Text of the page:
3 decor trends set to be huge in 2021, according to a London interior designer

Founder and director of interior design firm Studio Duggan, Tiffany Duggan, gives Stylist writer Megan Murray the inside scoop on which decor trends to look out for and try in 2021.

I’m a sucker for an interiors trend. I can spend hours scrolling through Instagram and Pinterest, curating little mood boards of the wall colours, accent furniture and art prints that seem to be everywhere. 

I’ve fallen well and truly down the rabbit hole when it comes to experimental paint trends, having drawn a bright pink scallop-edge boarder around my own living room. I’m in love with coffee-tablescaping and rejoice at re-arranging mine on a daily basis, as well as switching around my gallery wall – another decor trend that just won’t quit. 

But while the world of social media is an incredible source of interiors inspiration, I thought it was time to consult an expert when it came to the big hitters for 2021. 

Tiffany Duggan interview on the big interior trends for 2021.

Cue Tiffany Duggan; founder and director of London interior design firm Studio Duggan and the creative force behind the sumptuous homeware brand Trove. With over ten years of experience at the helm of her own studio, predicting new trends and recognising enduring ones is second nature to her.

Tiffany’s consistent work with clients over the last year has kept her up to date with the coming trends and allowed her to pick out three big looks to keep in mind when redecorating this year. 

Keep reading to find out which themes, colours and styles are favoured by one of the best interior designer’s in the business.

  • Open plan is out and cosy corners are in

    Interior design trend: cosy corners

    “For a long time open plan living seemed like the only way to go. So many people have adjusted their homes to have a large space that caters for everything from family breakfasts and dinner parties to watching TV and reading a book,” says Tiffany.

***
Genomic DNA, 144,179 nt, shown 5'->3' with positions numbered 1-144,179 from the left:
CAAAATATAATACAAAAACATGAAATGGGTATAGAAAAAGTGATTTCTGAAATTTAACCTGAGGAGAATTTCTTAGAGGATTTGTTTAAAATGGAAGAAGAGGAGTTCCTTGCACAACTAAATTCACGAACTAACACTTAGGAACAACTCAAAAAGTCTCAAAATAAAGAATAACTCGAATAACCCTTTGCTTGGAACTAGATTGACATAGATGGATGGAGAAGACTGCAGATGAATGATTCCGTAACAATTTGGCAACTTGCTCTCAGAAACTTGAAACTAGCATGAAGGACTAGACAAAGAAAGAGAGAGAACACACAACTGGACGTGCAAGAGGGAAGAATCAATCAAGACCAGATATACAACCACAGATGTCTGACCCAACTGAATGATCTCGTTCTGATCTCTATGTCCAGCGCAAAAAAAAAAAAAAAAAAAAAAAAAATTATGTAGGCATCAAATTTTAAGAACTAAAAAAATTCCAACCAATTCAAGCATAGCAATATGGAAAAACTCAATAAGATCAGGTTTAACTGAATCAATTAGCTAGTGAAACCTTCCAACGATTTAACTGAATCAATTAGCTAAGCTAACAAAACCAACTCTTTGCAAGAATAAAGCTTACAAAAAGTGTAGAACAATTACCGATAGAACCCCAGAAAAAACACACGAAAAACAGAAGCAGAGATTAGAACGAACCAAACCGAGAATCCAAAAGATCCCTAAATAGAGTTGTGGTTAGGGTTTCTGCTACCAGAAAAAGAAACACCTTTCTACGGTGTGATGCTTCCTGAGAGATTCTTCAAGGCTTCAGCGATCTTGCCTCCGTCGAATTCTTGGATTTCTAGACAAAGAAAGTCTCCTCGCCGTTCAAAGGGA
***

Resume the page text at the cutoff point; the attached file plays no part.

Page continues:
“But the pandemic has changed how people see and use their homes and a lot of our clients who did have an open plan look and are now struggling. We’re seeing the limitations to open plan spaces and, actually, people would prefer more boundaries and separate areas in their homes.

    “You can embrace creating cosy nooks in your home with a temporary division like a bookcase, decorative screen or even a huge plant. This can create the feeling of different pockets of your home so that you feel like you’re getting more out of the space overall.

    “Try the addition of a window seat in a bay or grounding a seating area with a few arm chairs and a rug and then a screen or some big plants to divide it. You will be in the same room but it feels like a different space.”

  • Colourful sanitary ware

    Interior design trends: colourful sanitary ware

    “The bathroom is an area you can really have fun. I’ve seen lots of pink bathrooms going around at the moment and using colour in this space, especially in a playful way, is becoming more popular. 

    “We’ve been experimenting with colourful sanitary ware (bathroom fittings) for a while now and other people seem to be really up for it now.”

  • Mindfully painted ceilings

    Interior design trend: painted ceilings

    “The ceiling is the important fifth wall that people often forget. You don’t have to do anything outrageous with it, but you should be mindful and give it the same consideration as everything else in the room for a properly finished look.

    “The traditional approach is to start with the darkest colour on the skirting board and then one up on walls, and one up on cornicing, and again on the ceiling. This helps the room to be light and bright. I also love a pale sky blue ceiling. You don’t notice it but it’s very calming. 

    “Some of my favourite examples that Studio Duggan have done recently have featured deep pinks or smudgy aubergine shades on the walls, with a ceiling in the same tone but a few shades lighter. We also worked on a room with wood panelled wall which we stained back to a pale shade and contrasted this with a deep green ceiling for some personality.”

Image 1: Pembridge Place, photographer Mariell Lind Hansen

Images 2, 3 and 4: Flowerlane, photographer Mariell Lind Hansen

Image 5: Kensington Square, photographer Alex James

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